We live in a model UK village… it's picturesque and we love it – but there's a big drawback | The Sun

LOCALS who live in a model UK village say it's picturesque and they love it – but there is quite a drawback.

The Bournville estate, on the outskirts of Birmingham, was created in 1893 to house employees who worked in the Cadbury factory.

Still home to hundreds of locals today, the prim village almost feels like something out of a film.

With visitors filing through on their way to Cadbury World and lorries driving past to deliver chocolate, the quiet area still has its old charm.

Diane, who has lived in Bournville since 1985, told BirminghamLive: "It's brilliant place to live. There are lots of friendly people, a cafe, festivals, activities.

"I'm a poet and I have published two books. It's a holiday atmosphere.


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"I often have a coffee here or at the garden centre."

Lorraine Hawkes, who has lived opposite Cadbury Recreation for nine years, said it's a "lovely area".

She said: "Bournville is a lovely area, it's very quiet with no trouble.

"It is an active community, you've got to give it to Bournville."

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However, there is a slight drawback for locals who still have to follow rules to maintain the village's character.

Founded by Quakers over 120 years ago, it was decided the village would be a "dry" one.

Due to their faith, the founders decided to ban alcohol from being sold.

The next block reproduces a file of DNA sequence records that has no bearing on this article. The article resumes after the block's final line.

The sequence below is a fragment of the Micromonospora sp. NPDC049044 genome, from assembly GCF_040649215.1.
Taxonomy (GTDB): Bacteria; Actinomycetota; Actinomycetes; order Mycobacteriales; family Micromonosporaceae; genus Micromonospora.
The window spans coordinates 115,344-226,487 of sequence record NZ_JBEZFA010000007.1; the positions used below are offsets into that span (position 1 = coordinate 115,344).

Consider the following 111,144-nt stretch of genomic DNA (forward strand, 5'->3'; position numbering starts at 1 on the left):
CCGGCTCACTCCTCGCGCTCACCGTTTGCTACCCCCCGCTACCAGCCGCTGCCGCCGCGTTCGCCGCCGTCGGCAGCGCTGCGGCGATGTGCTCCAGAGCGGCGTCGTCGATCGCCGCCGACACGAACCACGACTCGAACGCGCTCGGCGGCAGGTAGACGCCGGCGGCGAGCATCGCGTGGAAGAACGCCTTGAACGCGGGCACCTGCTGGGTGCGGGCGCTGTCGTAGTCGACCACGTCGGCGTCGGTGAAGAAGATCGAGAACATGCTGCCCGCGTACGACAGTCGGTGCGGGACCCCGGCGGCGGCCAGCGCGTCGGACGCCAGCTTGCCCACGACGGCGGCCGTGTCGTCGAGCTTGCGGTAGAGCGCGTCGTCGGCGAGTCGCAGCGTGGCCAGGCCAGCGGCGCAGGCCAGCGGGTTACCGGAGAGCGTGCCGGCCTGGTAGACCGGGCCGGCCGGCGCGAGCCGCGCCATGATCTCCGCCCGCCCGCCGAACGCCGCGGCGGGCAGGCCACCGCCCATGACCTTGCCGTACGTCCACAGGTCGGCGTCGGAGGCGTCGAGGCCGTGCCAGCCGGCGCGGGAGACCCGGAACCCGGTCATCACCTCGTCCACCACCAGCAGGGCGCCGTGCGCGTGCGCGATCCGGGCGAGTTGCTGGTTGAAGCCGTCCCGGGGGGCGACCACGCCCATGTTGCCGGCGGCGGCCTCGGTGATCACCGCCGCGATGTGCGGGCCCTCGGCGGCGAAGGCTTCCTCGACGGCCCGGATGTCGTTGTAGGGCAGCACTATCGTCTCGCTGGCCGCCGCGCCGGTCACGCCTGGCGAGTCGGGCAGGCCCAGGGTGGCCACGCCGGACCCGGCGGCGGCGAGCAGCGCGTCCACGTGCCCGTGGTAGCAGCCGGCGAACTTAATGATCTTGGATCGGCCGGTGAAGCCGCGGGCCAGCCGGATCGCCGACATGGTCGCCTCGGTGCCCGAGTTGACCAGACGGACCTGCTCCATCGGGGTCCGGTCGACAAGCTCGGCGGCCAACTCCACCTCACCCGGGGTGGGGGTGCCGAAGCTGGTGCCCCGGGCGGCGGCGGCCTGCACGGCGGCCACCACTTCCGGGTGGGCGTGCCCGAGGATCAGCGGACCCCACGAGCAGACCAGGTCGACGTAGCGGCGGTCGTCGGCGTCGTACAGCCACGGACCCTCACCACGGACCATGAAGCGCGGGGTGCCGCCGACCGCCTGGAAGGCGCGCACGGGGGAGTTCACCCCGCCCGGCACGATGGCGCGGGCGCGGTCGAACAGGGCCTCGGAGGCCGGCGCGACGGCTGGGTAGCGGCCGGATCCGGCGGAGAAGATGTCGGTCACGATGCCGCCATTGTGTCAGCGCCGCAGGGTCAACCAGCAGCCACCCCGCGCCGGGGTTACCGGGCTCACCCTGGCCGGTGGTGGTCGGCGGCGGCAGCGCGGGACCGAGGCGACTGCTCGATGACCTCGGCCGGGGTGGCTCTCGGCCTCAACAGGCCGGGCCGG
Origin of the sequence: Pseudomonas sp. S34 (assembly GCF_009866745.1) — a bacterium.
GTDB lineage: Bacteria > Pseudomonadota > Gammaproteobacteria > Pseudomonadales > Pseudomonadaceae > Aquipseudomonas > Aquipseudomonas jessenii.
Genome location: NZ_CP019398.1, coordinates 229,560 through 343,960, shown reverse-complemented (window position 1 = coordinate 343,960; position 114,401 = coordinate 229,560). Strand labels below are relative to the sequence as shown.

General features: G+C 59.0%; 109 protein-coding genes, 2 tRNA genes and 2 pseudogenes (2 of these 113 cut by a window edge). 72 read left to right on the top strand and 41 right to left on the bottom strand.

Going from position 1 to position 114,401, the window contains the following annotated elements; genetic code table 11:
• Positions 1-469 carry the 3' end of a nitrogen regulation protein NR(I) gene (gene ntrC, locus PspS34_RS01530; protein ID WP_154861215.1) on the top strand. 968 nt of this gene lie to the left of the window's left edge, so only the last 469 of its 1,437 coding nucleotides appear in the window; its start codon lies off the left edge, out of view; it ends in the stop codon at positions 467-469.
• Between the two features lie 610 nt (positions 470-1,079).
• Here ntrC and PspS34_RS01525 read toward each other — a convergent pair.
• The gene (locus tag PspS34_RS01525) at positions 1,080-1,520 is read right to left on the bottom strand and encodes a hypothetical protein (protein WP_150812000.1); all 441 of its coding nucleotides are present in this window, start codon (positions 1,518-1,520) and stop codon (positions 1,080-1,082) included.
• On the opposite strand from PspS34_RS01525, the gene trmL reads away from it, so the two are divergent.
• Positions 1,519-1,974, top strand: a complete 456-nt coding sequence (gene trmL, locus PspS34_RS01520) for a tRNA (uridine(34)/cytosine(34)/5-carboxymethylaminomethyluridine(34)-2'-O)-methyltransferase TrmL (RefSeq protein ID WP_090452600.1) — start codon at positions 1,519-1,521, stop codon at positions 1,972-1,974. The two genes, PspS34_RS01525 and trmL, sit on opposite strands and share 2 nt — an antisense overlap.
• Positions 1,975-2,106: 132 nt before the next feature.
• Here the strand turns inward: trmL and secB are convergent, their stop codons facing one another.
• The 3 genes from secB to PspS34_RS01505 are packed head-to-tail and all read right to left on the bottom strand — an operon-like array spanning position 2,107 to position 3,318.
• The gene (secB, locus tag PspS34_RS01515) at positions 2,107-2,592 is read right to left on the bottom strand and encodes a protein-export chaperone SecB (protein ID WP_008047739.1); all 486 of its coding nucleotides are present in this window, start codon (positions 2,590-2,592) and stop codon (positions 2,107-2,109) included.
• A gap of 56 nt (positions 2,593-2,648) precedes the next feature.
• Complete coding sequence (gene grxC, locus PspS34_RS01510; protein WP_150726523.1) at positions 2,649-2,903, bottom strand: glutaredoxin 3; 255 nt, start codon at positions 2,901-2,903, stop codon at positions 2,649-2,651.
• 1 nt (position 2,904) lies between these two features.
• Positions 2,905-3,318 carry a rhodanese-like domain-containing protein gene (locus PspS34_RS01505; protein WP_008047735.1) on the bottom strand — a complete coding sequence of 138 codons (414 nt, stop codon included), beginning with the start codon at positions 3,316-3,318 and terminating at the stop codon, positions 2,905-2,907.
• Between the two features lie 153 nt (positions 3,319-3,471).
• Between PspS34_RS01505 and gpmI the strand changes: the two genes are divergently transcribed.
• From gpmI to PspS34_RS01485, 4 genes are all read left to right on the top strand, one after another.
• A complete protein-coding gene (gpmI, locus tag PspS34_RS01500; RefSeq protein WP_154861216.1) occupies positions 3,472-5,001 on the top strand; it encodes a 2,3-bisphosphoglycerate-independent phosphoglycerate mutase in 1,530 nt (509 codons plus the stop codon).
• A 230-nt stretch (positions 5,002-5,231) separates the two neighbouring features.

This is still in place today with no pubs or off-licenses in the village.

Diane added: "It's a lovely community is Bournville, it's partly managed by the Bournville Trust. 

"Although there's fewer Quakers in charge. I think I'm very privileged to live here."

Director of communities, Arthur Tsang, at Bournville Trust said the estate has changed massively since it was first built – making it more modern.

However, Mr Tsang said they work with residents to "enhance and maintain the estate for everyone to enjoy".

It comes after residents in a village in the Peak District fumed when holiday homes started taking over their area.

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Locals in Longnor say it became famous after it was used as the fictitious town of Lambton for the BBC's adaptation of the Jane Austen novel Pride and Prejudice, which Colin Firth and Jennifer Ehle starred in.

And people in Iford, in Wiltshire, feared they were being overshadowed by nearby Bradford-on-Avon – a much bigger town.

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